Brussels issued an ultimatum to Boris Johnson demanding that he abandon his plans to cancel Britain’s Brexit treaty by the end of the month, warning that the move “seriously undermined confidence between the EU and the UK.”
Amid a sharp escalation of tensions that threaten the future of trade negotiations between the two sides, the European Commission on Thursday threatened legal action if the British Prime Minister did not withdraw the controversial provisions from the UK internal market bill.
Michael Gove, a cabinet minister, insisted that the government “could not and will not” withdraw a bill that would allow Britain to ignore parts of the Brexit agreement concerning Northern Ireland.
Brexit Johnson’s tough tactics have been condemned not only by Brussels, but also by leading Conservatives, amid signs that the bill will be criticized by some Conservative MPs and their colleagues when it is introduced to parliament.
Michael Howard, a former Eurosceptic Tory leader, told the House of Lords that the bill would “damage” Britain’s reputation, while former Tory chancellor Lord Lamont said the government was in “terrible disarray.”
Some Tory MPs are expected to rise when the bill arrives in the House of Commons on Monday, a prelude to serious constitutional clashes with senior conservative colleagues in the upper house.
Mr Gove insisted that these plans are necessary to ensure a free flow of trade from Northern Ireland to the UK. Behind the scenes, some Tory officials discussed whether the bill could be amended to avoid confrontation with parliament and Brussels.
EU diplomats stressed that Brussels does not intend to immediately end negotiations on a future relationship, saying that it would be tantamount to falling into a trap laid by the UK.
David Frost, the UK’s chief negotiator, said the two sides will meet as planned for further talks in Brussels next week, but EU officials said the eighth round of talks has made little progress.
“If the UK doesn’t want a deal, it should just say so,” one diplomat said. “We are calmly and patiently working on the deal.”
The public statements came after the final round of trade talks in London following an emergency meeting of the EU-UK joint committee that oversees the Brexit deal agreed last year.
Brussels convened a meeting following the shock decision of the UK government violate international law by using parliament to overturn parts of the Northern Ireland protocol enshrined in the UK secession agreement.
The protocol resolved a long-standing stalemate between the two sides over how to prevent a hard trade border on the island of Ireland by keeping Northern Ireland close to the EU customs union while simultaneously being in UK customs territory.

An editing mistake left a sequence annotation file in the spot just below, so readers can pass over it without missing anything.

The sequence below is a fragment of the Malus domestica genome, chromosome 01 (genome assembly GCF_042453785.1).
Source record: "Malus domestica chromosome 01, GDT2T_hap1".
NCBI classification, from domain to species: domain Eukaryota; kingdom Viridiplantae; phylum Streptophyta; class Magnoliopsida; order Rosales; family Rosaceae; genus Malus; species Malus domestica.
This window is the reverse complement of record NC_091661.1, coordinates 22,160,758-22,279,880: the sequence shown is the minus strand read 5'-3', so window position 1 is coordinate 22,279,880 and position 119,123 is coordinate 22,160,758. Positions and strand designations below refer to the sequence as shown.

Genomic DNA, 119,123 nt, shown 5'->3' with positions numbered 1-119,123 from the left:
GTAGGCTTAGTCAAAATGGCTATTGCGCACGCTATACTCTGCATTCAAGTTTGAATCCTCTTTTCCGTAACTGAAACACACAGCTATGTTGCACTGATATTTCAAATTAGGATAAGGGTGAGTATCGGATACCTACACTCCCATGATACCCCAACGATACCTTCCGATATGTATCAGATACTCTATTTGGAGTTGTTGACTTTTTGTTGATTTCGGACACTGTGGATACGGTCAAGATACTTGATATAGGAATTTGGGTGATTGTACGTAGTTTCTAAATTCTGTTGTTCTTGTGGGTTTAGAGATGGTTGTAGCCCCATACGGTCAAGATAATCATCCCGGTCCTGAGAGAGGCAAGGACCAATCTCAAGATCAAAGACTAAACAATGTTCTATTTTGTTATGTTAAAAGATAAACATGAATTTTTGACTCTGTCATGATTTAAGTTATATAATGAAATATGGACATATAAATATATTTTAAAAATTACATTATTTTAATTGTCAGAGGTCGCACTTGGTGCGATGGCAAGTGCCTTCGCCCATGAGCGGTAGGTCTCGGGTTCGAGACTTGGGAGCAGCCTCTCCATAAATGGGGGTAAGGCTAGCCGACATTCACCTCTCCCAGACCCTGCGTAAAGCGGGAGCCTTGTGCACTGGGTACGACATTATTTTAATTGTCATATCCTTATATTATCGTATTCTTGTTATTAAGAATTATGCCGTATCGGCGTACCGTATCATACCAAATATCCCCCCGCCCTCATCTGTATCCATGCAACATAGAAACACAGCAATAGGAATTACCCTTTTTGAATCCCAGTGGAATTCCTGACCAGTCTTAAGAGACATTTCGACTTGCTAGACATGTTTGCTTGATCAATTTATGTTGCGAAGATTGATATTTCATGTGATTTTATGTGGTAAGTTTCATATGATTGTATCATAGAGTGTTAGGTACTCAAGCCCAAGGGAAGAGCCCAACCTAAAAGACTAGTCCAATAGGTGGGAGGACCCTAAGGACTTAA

Maros Sefkovic, the EU’s lead representative to the joint committee, exposed Brussels’ deep concern over the violation of the Northern Ireland protocol, warning that the future of trade negotiations with the UK is at stake.
Mr Shefkovich urged the UK government “to withdraw these measures from the bill as soon as possible and in any case by the end of the month.”
He said the move “seriously undermined confidence between the EU and the UK.” The commission’s statement added that now “the UK government must restore this confidence.”
Michel Barnier, the EU’s chief Brexit negotiator, said the EU “remains committed to an ambitious future partnership with the UK,” while complaining that the UK “does not participate in a reciprocal manner on the fundamental principles and interests of the EU.”
Brussels rejected arguments put forward by British ministers that legislative plans are a necessary guarantee of the continuation of the peace process in Northern Ireland.
“The EU does not accept the argument that the purpose of the bill is to protect the Good Friday (Belfast) Agreement,” the commission said. “In fact, she thinks it’s the other way around.”
The Commission also said the UK would face legal action for non-compliance, adding that Mr Shefkovich “reminded the UK government that the withdrawal agreement contains a number of mechanisms and remedies to address violations of the legal obligations contained in the text – which The European Union does not hesitate to use it. “
An internal EU commission analysis document read by the Financial Times warns that even with the bill, the UK has “violated the integrity commitment” enshrined in its Brexit treaty.
The commission’s document discusses options for Brussels to act in accordance with the agreement, including taking the country to the European Court of Justice or launching an arbitration process – either of which could result in a fine.
The UK bill would empower ministers to intervene on issues such as the application of EU government aid rules in Northern Ireland and the need for export declarations for goods shipped from the region to the UK.
But EU officials objected that the measures would be a rough step up from the clear commitments in the treaty, undermining a carefully crafted deal designed to keep trade flows on the island of Ireland regardless of what happens in future EU-UK negotiations.